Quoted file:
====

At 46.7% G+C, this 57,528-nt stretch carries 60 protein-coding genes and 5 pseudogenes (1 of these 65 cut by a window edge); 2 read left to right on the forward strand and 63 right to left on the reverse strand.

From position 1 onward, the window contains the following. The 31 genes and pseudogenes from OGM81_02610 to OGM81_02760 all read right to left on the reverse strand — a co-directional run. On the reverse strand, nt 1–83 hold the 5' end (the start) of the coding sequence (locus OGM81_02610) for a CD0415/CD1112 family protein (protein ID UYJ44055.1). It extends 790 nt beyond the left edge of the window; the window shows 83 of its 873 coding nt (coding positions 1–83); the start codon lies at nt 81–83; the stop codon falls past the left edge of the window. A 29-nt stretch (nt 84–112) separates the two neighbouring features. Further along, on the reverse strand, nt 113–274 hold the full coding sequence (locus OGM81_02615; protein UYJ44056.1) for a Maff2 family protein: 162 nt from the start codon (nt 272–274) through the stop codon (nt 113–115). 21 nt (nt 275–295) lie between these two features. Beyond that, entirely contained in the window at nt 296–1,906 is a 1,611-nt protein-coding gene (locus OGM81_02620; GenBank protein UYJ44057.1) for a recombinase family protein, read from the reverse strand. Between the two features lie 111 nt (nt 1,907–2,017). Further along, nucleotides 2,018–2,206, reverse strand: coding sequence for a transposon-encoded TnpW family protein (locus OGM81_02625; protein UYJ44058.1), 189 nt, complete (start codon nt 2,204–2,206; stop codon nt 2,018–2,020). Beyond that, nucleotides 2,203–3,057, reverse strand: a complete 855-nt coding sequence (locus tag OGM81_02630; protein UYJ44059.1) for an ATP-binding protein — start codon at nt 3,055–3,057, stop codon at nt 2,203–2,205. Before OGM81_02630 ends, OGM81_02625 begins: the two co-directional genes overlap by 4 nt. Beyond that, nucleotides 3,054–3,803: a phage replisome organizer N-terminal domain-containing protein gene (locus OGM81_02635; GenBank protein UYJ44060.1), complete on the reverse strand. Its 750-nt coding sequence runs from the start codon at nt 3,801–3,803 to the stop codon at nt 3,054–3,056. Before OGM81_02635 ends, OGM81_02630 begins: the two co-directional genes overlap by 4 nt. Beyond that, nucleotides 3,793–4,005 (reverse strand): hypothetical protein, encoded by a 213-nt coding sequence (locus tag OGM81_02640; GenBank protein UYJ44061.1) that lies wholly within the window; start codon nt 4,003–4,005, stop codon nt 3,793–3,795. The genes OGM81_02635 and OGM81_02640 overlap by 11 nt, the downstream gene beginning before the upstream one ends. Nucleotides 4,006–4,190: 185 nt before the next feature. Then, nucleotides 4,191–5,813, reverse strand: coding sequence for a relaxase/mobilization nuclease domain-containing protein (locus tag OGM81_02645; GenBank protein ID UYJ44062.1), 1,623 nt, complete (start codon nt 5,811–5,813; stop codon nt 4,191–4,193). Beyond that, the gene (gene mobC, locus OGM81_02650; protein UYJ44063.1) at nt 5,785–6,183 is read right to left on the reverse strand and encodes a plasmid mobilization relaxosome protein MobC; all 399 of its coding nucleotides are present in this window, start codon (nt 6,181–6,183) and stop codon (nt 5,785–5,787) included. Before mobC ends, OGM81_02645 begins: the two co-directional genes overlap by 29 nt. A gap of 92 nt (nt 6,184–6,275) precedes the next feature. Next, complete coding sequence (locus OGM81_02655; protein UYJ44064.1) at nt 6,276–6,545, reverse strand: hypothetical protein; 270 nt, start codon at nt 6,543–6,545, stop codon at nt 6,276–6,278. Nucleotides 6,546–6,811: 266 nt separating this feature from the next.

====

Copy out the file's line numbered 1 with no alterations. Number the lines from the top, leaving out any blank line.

At 46.7% G+C, this 57,528-nt stretch carries 60 protein-coding genes and 5 pseudogenes (1 of these 65 cut by a window edge); 2 read left to right on the forward strand and 63 right to left on the reverse strand.